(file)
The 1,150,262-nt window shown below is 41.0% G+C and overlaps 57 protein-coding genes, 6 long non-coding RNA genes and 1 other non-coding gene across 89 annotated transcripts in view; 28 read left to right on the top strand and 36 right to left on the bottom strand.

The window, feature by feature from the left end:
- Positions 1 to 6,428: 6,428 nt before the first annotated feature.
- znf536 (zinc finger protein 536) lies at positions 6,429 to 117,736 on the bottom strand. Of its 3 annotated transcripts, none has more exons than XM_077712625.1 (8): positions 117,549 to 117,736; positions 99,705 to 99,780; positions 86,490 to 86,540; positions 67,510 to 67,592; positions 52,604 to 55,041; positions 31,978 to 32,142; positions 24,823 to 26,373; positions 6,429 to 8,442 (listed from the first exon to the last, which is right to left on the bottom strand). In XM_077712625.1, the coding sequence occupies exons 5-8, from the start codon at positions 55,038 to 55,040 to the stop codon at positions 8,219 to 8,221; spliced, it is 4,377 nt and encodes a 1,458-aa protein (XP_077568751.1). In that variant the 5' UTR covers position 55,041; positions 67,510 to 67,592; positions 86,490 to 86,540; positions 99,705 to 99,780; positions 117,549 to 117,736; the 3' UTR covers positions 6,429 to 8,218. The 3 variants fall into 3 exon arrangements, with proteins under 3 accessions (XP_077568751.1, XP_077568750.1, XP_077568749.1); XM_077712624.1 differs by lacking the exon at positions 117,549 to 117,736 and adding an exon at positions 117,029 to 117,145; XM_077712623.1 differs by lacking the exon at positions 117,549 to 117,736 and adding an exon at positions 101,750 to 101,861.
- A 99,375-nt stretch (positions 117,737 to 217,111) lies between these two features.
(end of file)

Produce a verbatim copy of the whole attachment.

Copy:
The 1,150,262-nt window shown below is 41.0% G+C and overlaps 57 protein-coding genes, 6 long non-coding RNA genes and 1 other non-coding gene across 89 annotated transcripts in view; 28 read left to right on the top strand and 36 right to left on the bottom strand.

The window, feature by feature from the left end:
- Positions 1 to 6,428: 6,428 nt before the first annotated feature.
- znf536 (zinc finger protein 536) lies at positions 6,429 to 117,736 on the bottom strand. Of its 3 annotated transcripts, none has more exons than XM_077712625.1 (8): positions 117,549 to 117,736; positions 99,705 to 99,780; positions 86,490 to 86,540; positions 67,510 to 67,592; positions 52,604 to 55,041; positions 31,978 to 32,142; positions 24,823 to 26,373; positions 6,429 to 8,442 (listed from the first exon to the last, which is right to left on the bottom strand). In XM_077712625.1, the coding sequence occupies exons 5-8, from the start codon at positions 55,038 to 55,040 to the stop codon at positions 8,219 to 8,221; spliced, it is 4,377 nt and encodes a 1,458-aa protein (XP_077568751.1). In that variant the 5' UTR covers position 55,041; positions 67,510 to 67,592; positions 86,490 to 86,540; positions 99,705 to 99,780; positions 117,549 to 117,736; the 3' UTR covers positions 6,429 to 8,218. The 3 variants fall into 3 exon arrangements, with proteins under 3 accessions (XP_077568751.1, XP_077568750.1, XP_077568749.1); XM_077712624.1 differs by lacking the exon at positions 117,549 to 117,736 and adding an exon at positions 117,029 to 117,145; XM_077712623.1 differs by lacking the exon at positions 117,549 to 117,736 and adding an exon at positions 101,750 to 101,861.
- A 99,375-nt stretch (positions 117,737 to 217,111) lies between these two features.